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San Benito
June 21, 2024

New historical marker, originally honoring Vietnam troops, placed outside Mission

Courtesy of Silicon Valley Monterey Bay Council, Boy Scouts of America

On August 7, 2020, a new redwood sign, pictured here, was placed near the El Camino Real or “The King’s Highway” outside of the San Juan Bautista Mission to more clearly mark the site of a historical marker put there in the late 60s by local Scouts – Salinas Troop 233 to be exact – to honor Vietnam troops. 

Matt Gourley, a resident of Gonzalez, spearheaded the redwood sign project. The cool thing is that his father, former Scoutmaster Richard Gourley was part of the Troop that placed the original sign back in 1968!

Also on August 7 Richard Gourley, who is pictured here in his wheelchair, visited the site to accept a certificate of appreciation for his years of dedicated service to benefit Scouting. It was presented to him by Anthony Botelho, County of San Benito Board of Supervisors, District 2. 

More improvements to the site are planned in concert with the Mission’s pastor.

Historical background

In 1968, the Vietnam War was occupying newspaper headlines and television news.  University of California campuses and surrounding communities were experiencing anti-war demonstrations, some of them violent. A few older members of Boy Scout Troop 233 were drafted at age 18 and headed to South Vietnam.  Several times a month, handwritten letters would arrive from these former Scouts, thanking Richard and Troop 233 for the Scout camping trips and the training they had received as Scouts to always “be prepared.”  These letters were read aloud at Boy Scout meetings, and Richard sent handwritten letters in return, describing the monument Troop 233 planned to erect at the Mission, and in the process, keeping these former Scouts connected to home.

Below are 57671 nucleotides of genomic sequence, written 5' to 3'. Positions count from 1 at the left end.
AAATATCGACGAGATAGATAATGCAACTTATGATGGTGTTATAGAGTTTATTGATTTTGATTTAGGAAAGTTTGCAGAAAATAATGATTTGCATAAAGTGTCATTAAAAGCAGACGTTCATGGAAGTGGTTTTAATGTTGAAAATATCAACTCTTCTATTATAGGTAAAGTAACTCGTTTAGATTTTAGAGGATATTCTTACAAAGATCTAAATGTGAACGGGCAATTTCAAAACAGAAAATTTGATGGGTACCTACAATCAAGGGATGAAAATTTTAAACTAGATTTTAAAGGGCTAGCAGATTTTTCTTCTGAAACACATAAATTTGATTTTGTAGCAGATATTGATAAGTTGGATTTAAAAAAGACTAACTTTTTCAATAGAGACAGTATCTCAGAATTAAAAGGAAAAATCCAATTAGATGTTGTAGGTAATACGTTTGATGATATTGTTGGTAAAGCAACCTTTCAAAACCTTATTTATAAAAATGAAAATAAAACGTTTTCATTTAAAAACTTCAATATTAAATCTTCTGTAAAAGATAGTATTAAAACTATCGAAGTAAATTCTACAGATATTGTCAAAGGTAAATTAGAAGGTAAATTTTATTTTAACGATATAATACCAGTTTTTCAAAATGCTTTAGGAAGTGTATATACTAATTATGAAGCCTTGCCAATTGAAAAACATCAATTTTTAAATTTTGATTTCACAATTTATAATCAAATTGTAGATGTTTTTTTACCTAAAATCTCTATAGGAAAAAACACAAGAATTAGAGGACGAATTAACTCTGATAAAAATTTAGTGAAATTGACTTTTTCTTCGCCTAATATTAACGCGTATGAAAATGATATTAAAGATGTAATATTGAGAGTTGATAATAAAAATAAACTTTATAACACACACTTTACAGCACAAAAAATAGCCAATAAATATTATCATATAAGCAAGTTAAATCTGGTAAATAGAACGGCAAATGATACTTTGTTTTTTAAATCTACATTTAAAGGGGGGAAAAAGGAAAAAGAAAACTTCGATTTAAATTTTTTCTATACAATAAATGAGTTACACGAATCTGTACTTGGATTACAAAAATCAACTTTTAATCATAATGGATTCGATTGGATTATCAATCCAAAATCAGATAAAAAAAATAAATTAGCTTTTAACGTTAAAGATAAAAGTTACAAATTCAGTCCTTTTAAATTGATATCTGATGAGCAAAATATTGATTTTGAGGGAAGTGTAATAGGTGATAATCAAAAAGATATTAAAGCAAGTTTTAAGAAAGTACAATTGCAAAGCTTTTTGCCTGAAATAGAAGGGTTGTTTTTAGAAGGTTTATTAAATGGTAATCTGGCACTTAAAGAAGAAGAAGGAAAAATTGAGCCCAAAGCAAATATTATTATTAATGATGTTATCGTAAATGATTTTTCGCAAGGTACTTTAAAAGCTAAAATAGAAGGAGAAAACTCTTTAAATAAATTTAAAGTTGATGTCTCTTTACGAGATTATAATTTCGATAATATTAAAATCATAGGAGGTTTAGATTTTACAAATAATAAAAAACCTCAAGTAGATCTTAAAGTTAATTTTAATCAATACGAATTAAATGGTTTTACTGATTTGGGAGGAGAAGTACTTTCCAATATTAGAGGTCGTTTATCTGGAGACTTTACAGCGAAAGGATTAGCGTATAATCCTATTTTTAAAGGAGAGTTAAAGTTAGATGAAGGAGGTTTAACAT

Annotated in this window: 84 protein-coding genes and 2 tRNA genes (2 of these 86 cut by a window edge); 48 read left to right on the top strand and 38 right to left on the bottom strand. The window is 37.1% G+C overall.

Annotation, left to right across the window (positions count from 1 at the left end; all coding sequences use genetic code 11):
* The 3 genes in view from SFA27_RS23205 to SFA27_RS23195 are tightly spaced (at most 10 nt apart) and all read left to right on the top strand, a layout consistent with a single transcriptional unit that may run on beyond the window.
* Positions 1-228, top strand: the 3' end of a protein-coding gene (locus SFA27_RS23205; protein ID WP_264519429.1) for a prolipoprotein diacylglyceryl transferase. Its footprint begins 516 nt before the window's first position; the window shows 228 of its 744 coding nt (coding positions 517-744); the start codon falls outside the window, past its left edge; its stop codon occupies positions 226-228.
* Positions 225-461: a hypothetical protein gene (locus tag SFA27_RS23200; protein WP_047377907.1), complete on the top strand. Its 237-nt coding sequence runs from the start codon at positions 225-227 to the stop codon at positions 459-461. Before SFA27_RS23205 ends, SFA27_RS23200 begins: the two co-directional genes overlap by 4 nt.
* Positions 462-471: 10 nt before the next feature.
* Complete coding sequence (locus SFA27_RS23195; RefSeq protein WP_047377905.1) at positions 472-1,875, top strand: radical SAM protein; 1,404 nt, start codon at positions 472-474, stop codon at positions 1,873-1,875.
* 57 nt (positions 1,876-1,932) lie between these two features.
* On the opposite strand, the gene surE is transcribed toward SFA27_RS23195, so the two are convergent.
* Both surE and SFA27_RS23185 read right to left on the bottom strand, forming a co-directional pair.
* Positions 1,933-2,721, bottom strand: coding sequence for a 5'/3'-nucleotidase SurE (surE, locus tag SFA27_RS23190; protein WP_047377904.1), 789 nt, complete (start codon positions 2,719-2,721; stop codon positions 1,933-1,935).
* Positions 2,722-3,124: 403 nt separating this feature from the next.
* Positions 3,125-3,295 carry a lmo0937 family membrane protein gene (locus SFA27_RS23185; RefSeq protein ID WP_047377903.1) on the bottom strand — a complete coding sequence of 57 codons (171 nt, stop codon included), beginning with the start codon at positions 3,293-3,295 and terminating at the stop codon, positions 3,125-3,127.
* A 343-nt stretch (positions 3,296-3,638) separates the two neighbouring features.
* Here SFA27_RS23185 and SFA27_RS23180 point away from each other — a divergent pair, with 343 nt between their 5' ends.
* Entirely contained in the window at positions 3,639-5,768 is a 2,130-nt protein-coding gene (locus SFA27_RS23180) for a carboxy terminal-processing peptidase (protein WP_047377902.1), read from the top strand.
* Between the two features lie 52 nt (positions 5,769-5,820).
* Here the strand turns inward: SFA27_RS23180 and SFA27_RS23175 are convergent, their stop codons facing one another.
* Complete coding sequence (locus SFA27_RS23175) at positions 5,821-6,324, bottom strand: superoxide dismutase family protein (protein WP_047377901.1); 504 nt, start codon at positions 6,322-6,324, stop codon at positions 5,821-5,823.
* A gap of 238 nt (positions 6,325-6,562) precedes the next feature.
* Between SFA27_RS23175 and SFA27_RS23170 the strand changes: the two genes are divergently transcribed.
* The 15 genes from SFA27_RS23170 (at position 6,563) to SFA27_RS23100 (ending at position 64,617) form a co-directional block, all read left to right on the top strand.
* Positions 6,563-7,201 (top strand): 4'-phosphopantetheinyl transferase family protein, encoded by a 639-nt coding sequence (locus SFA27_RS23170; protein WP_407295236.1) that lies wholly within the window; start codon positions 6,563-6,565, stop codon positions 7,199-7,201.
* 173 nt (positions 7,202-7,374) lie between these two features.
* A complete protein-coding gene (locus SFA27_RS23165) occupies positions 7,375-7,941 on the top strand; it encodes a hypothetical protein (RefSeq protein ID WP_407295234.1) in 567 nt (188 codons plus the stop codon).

On March 1, 1968, parents of the Scouts loaded bicycles, foods, tents and sleeping bags into vehicles.  Community members who assisted the Scouts included Edwin Lindquist, manager of the Salinas newspaper, Jim Pratt, marketing director of the newspaper, Art Lehman, printer, and Ernie Cousteah and Ivin Bro, Greyhound bus drivers.

Boy Scouts, bicycles and backpacks were delivered to Rock Road, about five miles west of San Juan Bautista, and the boys bicycled to the San Juan Bautista mission. The Father serving at the Mission showed the Scouts how to harvest, cook and eat prickly pears from the garden cactus.  Locals joined the evening campfire to share local historical lore.  John Hurd, a geologist with Monterey County Roads, described the geology of the nearby San Andreas Fault.

The following morning, after an early morning visit to San Juan Bakery, the monument site was graded, and weeded. That original El Camino Real marker was put in place and finalized on March 3rd, 1968.

After mass on Sunday, Scouts and families gathered for a blessing and dedication of the marker. Despite all of the turmoil in the spring of 1968, a monument was built, families gathered to celebrate, and a blessing occurred. The Gourley family looks forward to honoring their father and the Boy Scouts of Troop 233 by continuing to beautify the area around this monument on the grounds of the historic Mission San Juan Bautista. 

On August 7, 2020, a new redwood sign, pictured here, was placed near the El Camino Real or “The King’s Highway” outside of the San Juan Bautista Mission to more clearly mark the site of a historical marker put there in the late 60s by local Scouts — Salinas Troop 233 to be exact — to honor Vietnam troops. 

Matt Gourley, a resident of Gonzalez, spearheaded the redwood sign project. The cool thing is that his father, former Scoutmaster Richard Gourley was part of the Troop that placed the original sign back in 1968!

Also on August 7 Richard Gourley, who is pictured here in his wheelchair, visited the site to accept a certificate of appreciation for his years of dedicated service to benefit Scouting. It was presented to him by Anthony Botelho, County of San Benito Board of Supervisors, District 2. 

More improvements to the site are planned in concert with the Mission’s pastor.

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